My colleague Stacey Higginbotham reported at Gigaom today that P2P is putting an increasing strain on mobile data networks. A new report from DPI gear maker Allot Networks shows that P2P already amounts for 21 percent of mobile data traffic on average, and even 41 percent amongst heavy users. From the article:

"(W)ired and wireless data consumption patterns will increasingly mirror one another. That includes some subscribers’ love of P2P sharing."

Does that mean mobile networks are doomed? Well, maybe not. Turns out that P2P may already cause a lot of traffic, but it doesn't actually eat up that many resources. Here's what Business Week had to say about this yesterday:

"E-mail puts a much heavier load on 3G networks than Web surfing or peer-to-peer applications, according to Alcatel-Lucent (ALU)'s research wing, Bell Laboratories."


So, what is it? Is P2P killing mobile networks, or is it plain old e-mail? It really depends on what you look at. The volume of data transferred is one indicator, but the way applications utilize the network is another.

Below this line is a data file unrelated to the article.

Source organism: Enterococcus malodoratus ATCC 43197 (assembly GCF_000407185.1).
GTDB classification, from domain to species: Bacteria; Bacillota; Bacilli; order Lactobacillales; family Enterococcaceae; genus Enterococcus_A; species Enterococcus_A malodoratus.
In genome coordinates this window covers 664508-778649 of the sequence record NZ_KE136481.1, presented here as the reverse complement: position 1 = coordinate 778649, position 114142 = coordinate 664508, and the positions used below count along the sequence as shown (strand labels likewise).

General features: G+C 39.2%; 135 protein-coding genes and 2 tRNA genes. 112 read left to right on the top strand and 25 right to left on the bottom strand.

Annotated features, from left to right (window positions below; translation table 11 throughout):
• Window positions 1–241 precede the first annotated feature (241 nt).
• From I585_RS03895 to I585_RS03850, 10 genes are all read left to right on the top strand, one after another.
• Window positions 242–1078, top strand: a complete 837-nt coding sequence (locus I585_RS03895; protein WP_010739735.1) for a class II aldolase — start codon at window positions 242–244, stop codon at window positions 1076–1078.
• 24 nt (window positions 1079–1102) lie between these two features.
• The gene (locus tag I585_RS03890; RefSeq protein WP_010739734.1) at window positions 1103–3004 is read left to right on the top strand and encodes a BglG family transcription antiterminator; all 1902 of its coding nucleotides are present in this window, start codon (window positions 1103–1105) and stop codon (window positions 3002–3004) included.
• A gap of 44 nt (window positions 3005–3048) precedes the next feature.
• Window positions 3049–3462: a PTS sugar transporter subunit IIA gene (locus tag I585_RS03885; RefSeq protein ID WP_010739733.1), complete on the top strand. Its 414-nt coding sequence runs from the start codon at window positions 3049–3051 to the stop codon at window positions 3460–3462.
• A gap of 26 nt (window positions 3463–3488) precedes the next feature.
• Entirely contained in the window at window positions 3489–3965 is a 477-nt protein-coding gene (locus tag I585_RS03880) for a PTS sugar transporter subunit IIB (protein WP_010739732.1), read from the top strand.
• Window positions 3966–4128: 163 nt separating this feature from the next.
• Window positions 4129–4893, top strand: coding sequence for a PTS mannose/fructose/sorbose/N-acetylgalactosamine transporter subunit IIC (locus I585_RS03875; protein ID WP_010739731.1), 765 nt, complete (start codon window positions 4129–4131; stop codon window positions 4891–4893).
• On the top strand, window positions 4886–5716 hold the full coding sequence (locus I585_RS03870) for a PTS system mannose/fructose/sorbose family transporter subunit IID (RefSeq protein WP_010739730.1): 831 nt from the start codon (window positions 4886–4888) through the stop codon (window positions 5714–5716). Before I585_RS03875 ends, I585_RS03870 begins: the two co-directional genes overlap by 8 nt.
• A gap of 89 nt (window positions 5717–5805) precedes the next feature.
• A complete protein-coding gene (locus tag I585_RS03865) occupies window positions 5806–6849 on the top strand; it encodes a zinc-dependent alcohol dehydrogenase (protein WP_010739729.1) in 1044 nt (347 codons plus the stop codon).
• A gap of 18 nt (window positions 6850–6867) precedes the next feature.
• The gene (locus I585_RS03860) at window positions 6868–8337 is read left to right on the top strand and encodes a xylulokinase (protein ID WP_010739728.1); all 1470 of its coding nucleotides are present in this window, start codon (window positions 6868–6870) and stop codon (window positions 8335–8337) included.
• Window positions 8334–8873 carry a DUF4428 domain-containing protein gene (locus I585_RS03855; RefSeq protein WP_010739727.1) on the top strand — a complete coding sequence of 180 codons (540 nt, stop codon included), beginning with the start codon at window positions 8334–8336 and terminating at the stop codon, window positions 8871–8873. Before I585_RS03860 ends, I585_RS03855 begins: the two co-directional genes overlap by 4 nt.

I've heard this argument from ISPs before. They don't like too many P2P users completely maxing out their bandwidth 24/7, but the P2P traffic itself is something they can live with. It's a very predictable, constant flow of traffic that doesn't show many spikes.

Video and web usage on the other hand can be very erratic, capable showing lots of unpredictable spikes during the day and mostly dying down at night. Things like these are even more important if you're dealing with networks that have much less excess capacity and more points of failure, like cell phone towers. From the Business Week article:

"Mobile email consumes around 69% of a wireless data network's signalling resources, despite only accounting for around 4% of the volume of data carried by the network."


Maybe mobile network operators should start throtteling e-mail ...

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